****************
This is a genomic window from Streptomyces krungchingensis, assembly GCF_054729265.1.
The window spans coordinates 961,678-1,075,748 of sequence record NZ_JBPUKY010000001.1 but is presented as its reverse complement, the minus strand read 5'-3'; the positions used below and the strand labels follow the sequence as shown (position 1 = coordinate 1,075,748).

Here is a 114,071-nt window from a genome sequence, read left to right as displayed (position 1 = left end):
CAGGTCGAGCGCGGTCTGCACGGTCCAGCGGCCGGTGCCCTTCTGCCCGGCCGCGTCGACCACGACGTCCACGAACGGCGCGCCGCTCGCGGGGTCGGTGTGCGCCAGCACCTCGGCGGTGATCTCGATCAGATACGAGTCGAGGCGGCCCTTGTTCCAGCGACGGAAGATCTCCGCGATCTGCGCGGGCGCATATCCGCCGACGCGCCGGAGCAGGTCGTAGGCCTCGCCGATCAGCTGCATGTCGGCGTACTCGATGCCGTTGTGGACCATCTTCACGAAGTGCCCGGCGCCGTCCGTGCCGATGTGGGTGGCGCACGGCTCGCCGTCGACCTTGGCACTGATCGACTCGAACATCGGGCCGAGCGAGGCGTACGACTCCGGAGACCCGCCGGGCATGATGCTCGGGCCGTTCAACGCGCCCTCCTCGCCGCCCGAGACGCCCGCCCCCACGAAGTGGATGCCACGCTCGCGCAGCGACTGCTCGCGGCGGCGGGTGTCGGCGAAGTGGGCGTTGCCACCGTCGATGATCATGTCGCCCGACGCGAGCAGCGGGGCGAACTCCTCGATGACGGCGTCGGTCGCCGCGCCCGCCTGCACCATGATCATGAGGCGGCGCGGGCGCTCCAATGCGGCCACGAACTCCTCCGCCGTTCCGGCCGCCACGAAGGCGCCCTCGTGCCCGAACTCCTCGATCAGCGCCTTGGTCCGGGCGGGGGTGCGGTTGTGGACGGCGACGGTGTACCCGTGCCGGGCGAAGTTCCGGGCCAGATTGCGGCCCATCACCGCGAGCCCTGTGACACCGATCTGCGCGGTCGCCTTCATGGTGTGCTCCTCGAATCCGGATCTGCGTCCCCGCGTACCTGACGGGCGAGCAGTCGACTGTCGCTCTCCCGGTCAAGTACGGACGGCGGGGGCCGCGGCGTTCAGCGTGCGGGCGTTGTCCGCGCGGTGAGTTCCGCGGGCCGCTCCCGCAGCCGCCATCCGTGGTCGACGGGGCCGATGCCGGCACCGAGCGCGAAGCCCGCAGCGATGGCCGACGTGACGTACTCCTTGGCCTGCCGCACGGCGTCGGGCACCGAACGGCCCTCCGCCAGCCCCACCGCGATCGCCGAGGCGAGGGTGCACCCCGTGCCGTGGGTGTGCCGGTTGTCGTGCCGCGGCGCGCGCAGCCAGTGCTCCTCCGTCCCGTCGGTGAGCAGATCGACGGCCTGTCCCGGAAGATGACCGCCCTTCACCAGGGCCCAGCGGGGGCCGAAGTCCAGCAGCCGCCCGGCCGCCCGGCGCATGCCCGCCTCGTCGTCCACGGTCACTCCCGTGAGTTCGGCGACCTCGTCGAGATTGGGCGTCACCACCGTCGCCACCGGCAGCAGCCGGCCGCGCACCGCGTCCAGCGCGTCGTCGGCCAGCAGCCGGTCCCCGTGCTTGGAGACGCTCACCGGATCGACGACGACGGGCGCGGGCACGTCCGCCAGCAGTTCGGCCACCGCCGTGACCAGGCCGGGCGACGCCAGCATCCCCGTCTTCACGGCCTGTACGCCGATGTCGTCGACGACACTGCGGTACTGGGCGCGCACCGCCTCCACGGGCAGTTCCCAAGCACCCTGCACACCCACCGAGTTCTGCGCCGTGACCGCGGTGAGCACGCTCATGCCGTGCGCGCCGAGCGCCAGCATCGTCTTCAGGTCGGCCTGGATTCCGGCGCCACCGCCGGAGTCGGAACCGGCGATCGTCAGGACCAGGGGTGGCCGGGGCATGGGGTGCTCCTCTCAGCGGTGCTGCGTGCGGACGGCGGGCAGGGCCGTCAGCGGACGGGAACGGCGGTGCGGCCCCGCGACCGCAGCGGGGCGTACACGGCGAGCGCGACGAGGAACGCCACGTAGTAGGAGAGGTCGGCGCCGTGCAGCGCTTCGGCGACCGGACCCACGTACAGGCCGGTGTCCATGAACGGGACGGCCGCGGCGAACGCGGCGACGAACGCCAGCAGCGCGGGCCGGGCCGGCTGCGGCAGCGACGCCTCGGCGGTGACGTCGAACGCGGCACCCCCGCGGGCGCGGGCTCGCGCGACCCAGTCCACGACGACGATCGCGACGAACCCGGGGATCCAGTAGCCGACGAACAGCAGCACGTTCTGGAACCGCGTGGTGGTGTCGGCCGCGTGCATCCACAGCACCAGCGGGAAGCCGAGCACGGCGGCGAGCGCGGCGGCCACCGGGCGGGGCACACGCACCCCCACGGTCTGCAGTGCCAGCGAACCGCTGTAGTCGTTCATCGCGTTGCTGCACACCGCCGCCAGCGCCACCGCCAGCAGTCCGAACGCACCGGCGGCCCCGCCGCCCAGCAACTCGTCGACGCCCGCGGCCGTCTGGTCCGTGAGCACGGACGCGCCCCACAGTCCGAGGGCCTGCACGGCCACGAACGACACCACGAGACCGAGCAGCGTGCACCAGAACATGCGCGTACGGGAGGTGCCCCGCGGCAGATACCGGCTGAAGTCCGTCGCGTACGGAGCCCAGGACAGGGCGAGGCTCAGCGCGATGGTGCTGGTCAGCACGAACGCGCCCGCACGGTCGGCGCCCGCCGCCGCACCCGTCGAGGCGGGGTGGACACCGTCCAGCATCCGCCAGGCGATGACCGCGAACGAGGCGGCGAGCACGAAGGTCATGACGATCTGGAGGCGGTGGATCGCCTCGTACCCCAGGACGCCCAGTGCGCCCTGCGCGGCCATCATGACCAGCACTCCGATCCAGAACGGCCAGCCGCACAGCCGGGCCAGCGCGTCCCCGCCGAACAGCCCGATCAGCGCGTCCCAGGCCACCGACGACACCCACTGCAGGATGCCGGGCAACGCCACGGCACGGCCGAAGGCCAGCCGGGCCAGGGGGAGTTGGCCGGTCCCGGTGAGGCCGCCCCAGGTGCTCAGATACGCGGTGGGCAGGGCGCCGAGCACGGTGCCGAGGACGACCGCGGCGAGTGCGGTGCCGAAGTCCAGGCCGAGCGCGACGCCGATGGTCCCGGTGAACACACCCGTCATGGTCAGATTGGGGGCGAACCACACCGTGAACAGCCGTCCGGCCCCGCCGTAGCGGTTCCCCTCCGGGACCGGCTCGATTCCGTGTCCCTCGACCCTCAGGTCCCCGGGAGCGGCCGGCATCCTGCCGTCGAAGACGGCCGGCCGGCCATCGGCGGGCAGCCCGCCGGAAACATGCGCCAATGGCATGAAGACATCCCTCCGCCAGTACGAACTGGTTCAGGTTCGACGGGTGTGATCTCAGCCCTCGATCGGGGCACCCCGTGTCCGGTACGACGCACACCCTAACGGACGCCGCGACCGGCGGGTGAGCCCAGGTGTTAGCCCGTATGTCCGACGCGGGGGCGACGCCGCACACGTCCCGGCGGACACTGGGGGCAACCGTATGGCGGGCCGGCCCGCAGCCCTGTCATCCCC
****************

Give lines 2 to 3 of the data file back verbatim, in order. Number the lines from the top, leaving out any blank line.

The window spans coordinates 961,678-1,075,748 of sequence record NZ_JBPUKY010000001.1 but is presented as its reverse complement, the minus strand read 5'-3'; the positions used below and the strand labels follow the sequence as shown (position 1 = coordinate 1,075,748).

Here is a 114,071-nt window from a genome sequence, read left to right as displayed (position 1 = left end):